Shlomo Franklin Debut LP Carves a Distinct Space
It can be hard for singer-songwriters to stand out. With most songs of that genre built upon vocals and guitar, or vocals and piano, there’s not the usual sonic palette found in other musical styles to help an artist create a unique voice. However, singer-songwriter Shlomo Franklin does a wonderful job establishing his own personal tone on Apt. 16, his debut full-length album.
Apt. 16 includes all five tracks from Franklin’s stellar 2018 EP, Don’t Love Anybody, and adds in six new ones. The tracks, produced by C Lanzbom to make it feel like Franklin is singing to you personally, all spotlight Franklin’s charming songwriting and distinctive vocals, with a scratchiness like he just woke up and an honesty like he just took a hit of sodium pentothal. Together, the two characteristics give every song a vulnerability, even when Franklin’s vibe is angry.
This incongruity is used to perfect effect on “Slingshot,” which manages to be both defiant and sweet. He sings over a simple marching beat, practically yelling at a former lover, before surrendering into a sweet chorus, driven by an undercurrent of banjo rolls, before finally leveling a simple, accusatory: “And then you let me go / Like a slingshot.” Franklin’s voice isn’t smooth or polished, which just enhances all of the emotions of the song. It’s pure Americana in Franklin’s capable hands, but you can almost imagine a 17-year-old pop star adding drops and hooks to the song, and making it the deceptively deep hit of the summer.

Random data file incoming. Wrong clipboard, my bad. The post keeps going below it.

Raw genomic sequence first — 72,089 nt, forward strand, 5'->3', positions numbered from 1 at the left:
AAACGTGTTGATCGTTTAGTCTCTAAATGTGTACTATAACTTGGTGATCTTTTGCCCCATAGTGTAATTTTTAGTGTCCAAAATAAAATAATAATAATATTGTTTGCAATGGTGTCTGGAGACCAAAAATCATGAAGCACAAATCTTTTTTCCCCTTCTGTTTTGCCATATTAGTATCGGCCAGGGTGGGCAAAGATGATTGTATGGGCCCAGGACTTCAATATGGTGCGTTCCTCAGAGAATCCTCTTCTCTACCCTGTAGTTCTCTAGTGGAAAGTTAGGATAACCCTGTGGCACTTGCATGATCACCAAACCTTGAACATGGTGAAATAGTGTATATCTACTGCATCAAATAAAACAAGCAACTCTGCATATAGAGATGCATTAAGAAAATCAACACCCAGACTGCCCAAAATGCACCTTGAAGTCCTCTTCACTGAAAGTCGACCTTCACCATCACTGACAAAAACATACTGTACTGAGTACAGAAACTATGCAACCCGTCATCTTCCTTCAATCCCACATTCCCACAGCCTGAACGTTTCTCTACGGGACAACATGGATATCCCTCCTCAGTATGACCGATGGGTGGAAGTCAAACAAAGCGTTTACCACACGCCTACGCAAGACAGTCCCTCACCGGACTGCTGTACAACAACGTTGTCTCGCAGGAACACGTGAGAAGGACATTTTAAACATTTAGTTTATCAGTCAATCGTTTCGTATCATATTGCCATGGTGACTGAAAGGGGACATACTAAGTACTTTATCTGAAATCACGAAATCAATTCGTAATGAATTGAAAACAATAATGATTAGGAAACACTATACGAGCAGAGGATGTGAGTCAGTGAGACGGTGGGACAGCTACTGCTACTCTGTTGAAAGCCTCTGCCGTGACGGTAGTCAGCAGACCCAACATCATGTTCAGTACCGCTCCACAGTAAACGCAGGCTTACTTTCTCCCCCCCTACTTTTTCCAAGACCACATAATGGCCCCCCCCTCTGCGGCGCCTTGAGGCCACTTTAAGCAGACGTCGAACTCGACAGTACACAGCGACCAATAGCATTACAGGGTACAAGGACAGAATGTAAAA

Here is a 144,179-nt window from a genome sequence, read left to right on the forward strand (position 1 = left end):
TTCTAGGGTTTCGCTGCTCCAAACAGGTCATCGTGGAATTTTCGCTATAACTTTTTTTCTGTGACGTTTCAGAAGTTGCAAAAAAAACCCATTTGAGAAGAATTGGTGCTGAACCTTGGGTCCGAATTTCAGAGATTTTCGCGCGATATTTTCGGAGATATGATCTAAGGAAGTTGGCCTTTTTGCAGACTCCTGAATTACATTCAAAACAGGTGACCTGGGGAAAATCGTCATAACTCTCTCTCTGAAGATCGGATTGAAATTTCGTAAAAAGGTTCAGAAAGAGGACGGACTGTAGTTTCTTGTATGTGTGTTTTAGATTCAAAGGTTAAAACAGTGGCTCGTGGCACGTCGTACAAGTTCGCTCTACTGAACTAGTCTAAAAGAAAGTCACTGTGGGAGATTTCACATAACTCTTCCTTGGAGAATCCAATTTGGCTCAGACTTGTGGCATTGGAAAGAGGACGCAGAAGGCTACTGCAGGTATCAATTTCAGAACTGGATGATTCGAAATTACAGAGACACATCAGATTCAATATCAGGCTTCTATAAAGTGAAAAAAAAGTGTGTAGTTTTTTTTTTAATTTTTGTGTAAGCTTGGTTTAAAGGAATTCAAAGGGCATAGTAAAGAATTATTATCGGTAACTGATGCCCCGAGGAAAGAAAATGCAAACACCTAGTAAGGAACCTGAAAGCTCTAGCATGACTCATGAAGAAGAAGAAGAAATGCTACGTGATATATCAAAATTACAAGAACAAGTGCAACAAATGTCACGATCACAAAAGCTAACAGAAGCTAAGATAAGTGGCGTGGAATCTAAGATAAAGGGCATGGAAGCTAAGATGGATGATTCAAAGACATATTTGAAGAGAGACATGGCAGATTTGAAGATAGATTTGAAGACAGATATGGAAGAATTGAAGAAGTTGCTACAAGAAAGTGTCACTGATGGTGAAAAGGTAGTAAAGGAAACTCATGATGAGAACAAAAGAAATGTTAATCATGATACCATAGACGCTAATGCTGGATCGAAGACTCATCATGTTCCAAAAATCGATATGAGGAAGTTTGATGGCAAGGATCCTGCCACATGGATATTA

“Tears Fell in Apt. 16” is slow, with gentle finger-picked guitar and some mysterious echoes of piano. The melody sounds almost like a Jewish prayer, which is interesting given that Franklin grew up in an Orthodox Jewish community. His music doesn’t often seem to delve into that part of his life, either lyrically or musically.
It’s also interesting to see how Franklin’s songwriting has evolved since Don’t Love Anybody. “Miserable Motel” is expansive, featuring layers of guitars, both electric and acoustic, as well as an incredibly powerful vocal performance and equally striking lyrics: “Pictures turn to old photographs / And photographs turn into postcards / Postcards turn into broken love letters / And letters get sent to the place that replace your heart.”
I was a huge fan of Don’t Love Anybody and while the songs from that EP hold up incredibly well, it’s nice to hear the growth in Franklin’s songwriting. Franklin, just 22 years old, often writes about heartbreak, and is very good at it, but it will be nice to see him explore other themes, applying his critical-yet-sensitive eye to other topics. But for now, it’s great to appreciate Franklin where he is, creating his own sound, on his own terms, for our benefit.